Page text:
My twenty-something antiwar activist self would be appalled by my current podcast obsession.
The phrase “guilty pleasure” is bandied about with such abandon these days to describe any sort of pleasure that may not be the world’s best thing for you that it is quickly losing its meaning. To me, a true guilty pleasure has always been the type of pleasure that — beyond simply something like chocolate ice cream or Internet porn that may not be the best use of time or caloric allotment — causes you very real moral or ethical consternation.
Pleasures like my current obsession with Jocko Willink, former Navy SEAL commander turned motivational speaker, and author of Extreme Ownership and his self-titled podcast.
John “Jocko” Willink, for those unacquainted with the guy, is a now retired lieutenant commander in the US Navy SEALs whose 20-year military career was punctuated by deployment to Asia, Middle East, and Europe. Most notably, Jocko served as a task unit commander during Operation Iraqi Freedom, wherein he and his fellow SEALs (including controversial sniper Chris Kyle) played a decisive role in liberating the town of Ramadi from insurgent control as part of the 2006 surge.
In his post-military life, Jocko has reinvented himself as a leadership coach by way of his leadership consultancy company Echelon Front, which he co-founded with fellow ex-SEAL Leif Babin. He has also authored several books, including his cornerstone leadership manual Extreme Ownership: How U.S. Navy Seals Lead and Win, Discipline Equals Freedom: Field Manual, and a children’s book series entitled “Way of the Warrior Kid”. He is also a black belt in Brazilian jiu-jitsu, a topic which comes up frequently on his podcast (co-hosted by the always-congenial Echo Charles) together with all things to do with discipline, personal responsibility, honour, military strategy, and overcoming adversity.
The Jocko phenomenon appears to be very much of apiece with the Jordan Peterson phenomenon, and I’m sure, speaks to a broad masculinity crisis and a desire among so many young-to-middle-aged men to rediscover or salvage some sort of inner warrior strength. And I’ll be honest — I get it. I feel it acutely. When I first discovered Jocko and his podcast (thanks to his appearance on Sam Harris’ podcast) I was still freshly sober and profoundly angry with both myself and just about everybody else, and his mantras about extreme ownership (defined as taking ownership of everything in yourself and renouncing any and all excuse-making) personal accountability, as well as rebounding from disaster, seemed to be exactly what I needed to hear.
As I became increasingly obsessed with lifting weights, the Jocko podcast became my favourite gym listening. Having Jocko in my earbuds felt like I had my own private Marine Corps drill sergeant in my head admonishing me to work harder, to push further, to lift heavier — and to be better. While I quickly tired of the Peterson schtick, Jocko always seemed, well, so very reasonable and on-the-money with his assertions. Unlike so many self-help gurus, Jocko appears to be exactly what he purports to be and nothing more — a badass Navy SEAL commander who “gets after it” at 4:30 every morning (a fact he makes known through his now iconic “watch pics” on Instagram) and never quits. What’s not to like?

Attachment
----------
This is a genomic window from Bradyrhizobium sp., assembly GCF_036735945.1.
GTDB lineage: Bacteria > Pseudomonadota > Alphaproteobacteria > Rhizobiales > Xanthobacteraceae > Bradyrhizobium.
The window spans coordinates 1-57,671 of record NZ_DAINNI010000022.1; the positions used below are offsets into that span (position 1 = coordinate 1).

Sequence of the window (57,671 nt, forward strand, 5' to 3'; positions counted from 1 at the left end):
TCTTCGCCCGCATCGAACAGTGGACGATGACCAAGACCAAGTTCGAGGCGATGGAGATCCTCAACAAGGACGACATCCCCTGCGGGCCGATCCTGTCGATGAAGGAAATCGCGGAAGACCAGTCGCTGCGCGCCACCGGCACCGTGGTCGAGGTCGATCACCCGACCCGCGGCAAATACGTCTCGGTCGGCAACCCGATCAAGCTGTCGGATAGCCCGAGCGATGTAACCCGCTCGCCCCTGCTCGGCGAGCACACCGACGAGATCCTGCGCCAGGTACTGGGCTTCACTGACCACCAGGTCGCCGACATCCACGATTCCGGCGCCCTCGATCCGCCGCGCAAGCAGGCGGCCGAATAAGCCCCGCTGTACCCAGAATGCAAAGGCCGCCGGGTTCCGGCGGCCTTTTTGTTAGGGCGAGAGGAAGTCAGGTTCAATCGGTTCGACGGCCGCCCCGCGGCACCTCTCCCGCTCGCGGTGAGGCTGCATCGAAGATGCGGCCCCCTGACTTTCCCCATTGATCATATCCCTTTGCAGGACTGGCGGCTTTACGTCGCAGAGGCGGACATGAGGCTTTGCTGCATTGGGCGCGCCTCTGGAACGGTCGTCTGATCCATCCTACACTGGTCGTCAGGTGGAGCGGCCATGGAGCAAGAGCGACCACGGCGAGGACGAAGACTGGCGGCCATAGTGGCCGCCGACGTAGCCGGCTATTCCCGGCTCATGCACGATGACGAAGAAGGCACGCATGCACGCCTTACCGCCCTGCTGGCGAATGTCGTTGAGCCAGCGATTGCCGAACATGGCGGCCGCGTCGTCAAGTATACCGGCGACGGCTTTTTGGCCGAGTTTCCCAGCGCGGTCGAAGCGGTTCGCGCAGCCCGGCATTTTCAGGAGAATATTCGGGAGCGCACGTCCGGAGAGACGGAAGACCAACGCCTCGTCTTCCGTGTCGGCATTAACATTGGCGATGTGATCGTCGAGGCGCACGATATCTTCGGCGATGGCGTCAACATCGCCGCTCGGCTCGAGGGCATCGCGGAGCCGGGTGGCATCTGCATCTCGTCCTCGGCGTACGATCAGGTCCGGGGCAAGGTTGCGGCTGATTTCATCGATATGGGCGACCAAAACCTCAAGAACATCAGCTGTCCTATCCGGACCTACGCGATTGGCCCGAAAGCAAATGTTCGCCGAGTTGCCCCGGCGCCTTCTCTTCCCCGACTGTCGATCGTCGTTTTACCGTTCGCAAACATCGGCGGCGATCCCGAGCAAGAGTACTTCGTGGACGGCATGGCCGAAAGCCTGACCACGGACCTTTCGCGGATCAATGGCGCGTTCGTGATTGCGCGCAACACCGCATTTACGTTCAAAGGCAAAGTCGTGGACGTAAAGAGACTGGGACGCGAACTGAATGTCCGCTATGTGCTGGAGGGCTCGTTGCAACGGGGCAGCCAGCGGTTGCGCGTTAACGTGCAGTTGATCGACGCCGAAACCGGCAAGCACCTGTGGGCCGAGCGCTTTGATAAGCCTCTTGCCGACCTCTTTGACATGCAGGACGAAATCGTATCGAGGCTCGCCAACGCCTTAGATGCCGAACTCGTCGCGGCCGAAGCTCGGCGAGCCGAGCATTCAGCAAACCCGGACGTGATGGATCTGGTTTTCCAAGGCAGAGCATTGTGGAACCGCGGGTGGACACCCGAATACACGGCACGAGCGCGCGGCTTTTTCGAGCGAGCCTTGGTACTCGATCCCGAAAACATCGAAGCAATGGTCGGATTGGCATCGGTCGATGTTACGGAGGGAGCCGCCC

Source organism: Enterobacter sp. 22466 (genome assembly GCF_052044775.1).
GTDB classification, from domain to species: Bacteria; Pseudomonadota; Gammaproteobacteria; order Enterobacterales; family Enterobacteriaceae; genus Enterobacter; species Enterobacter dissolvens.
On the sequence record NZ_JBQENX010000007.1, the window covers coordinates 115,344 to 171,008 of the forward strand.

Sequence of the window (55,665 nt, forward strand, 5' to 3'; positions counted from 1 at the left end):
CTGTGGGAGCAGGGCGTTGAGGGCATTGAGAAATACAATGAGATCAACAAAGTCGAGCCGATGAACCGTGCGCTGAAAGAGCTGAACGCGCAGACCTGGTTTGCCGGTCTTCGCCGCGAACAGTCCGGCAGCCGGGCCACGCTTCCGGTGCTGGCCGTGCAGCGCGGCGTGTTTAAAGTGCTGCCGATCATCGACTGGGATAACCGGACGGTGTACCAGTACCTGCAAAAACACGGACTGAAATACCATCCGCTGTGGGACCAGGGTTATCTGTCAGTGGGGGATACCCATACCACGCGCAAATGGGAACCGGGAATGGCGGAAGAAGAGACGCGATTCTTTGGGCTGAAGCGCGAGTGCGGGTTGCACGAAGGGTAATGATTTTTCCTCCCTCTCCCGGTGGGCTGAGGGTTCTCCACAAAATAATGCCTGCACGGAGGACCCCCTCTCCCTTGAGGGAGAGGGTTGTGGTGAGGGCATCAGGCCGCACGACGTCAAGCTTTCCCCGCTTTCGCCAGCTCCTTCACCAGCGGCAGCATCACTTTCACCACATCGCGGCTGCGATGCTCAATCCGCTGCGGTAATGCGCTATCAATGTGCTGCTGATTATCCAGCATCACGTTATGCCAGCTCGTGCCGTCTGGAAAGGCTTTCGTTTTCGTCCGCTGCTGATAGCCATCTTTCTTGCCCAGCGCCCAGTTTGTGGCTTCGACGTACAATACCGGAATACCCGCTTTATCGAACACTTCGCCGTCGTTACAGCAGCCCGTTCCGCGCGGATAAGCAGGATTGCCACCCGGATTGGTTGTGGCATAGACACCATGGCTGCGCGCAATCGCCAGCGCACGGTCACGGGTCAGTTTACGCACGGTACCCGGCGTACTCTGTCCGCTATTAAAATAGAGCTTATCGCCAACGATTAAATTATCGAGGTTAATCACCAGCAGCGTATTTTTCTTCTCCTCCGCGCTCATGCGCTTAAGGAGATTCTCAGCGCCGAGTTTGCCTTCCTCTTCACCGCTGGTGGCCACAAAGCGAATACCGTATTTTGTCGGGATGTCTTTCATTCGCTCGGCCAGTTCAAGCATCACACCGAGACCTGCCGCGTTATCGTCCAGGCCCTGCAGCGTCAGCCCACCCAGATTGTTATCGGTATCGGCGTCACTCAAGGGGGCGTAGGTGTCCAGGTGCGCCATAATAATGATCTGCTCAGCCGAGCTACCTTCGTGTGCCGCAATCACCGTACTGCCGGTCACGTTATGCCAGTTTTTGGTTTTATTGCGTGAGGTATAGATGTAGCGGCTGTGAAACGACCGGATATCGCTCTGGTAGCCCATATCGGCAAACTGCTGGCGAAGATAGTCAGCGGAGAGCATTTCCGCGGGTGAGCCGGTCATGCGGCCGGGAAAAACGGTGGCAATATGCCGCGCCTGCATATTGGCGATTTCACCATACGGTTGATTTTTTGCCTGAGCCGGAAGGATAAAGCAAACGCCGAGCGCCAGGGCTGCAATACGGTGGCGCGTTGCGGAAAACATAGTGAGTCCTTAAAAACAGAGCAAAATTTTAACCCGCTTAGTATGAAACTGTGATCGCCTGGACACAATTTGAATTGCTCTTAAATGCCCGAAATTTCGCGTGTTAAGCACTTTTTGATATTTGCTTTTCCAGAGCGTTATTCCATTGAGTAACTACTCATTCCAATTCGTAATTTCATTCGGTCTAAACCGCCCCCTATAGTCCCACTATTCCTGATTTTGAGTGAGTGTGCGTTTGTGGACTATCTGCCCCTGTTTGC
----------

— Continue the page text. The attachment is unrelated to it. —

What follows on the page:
He’s also so frickin’ likeable too — borderline cute, in a meathead Navy SEAL sort of way.
Yeah. Just try telling that to my twenty-something self who once expended considerably time and energy protesting against the 2003 US invasion of Iraq, volunteered for Amnesty International in both Canada and Japan, devoured the likes of Noam Chomsky, Howard Zinn, and Naomi Klein, and basically never met an antiwar cause he didn’t like and embrace. To that guy, my current Jocko obsession is more than a tad embarrassing.
To be fair, I was never a pacifist per se. Nor was I ever anti-military — in fact I briefly toyed with the idea of enlisting in the Canadian Forces while in high school, until the recruiters made it clear that my asthma was a deal-breaker for them. Moreover, even my younger self would probably, had he given it the chance, found a lot to like in Jocko’s writings and podcasts, particularly with regards to martial arts. And as for the whole discipline-equals-freedom business, I wish I’d imbibed some of that earlier in life.
But in the period between 2001 and 2004 was an intense and divisive time that seemed to force everybody to “take a side” on geopolitical matters. Those toxic post-9/11 years, which saw a dim-witted US president surrounded by a cabal of chicken-hawks like Dick Cheney, Donald Rumsfeld, Paul Wolfowitz, William Kristol, and the recently rehabilitated and re-weaponized John Bolton open up a can of Texas-style whoop-ass on a country that, despite its horrible government, had nothing to do with the attacks on America of September 11, 2001, turned me into a passionate (if somewhat humourless) advocate for peace and human rights. To me, and to everyone I knew, the case for war in Iraq was absurd, obviously a naked attempt to invade an “enemy” regime, steal its resources, avenge past grievances…or something. Nobody really knew what this was about, except that it was a terrible idea and that lots of people were going to get killed.
On that night on March 20, 2003, as I watched the first bombs drop on Baghdad from my university dorm TV room, I sat in stunned silence, genuinely hoping that I had been completely wrong about the wrongness of this war. And I’m sure everybody else in the room was thinking the same thing.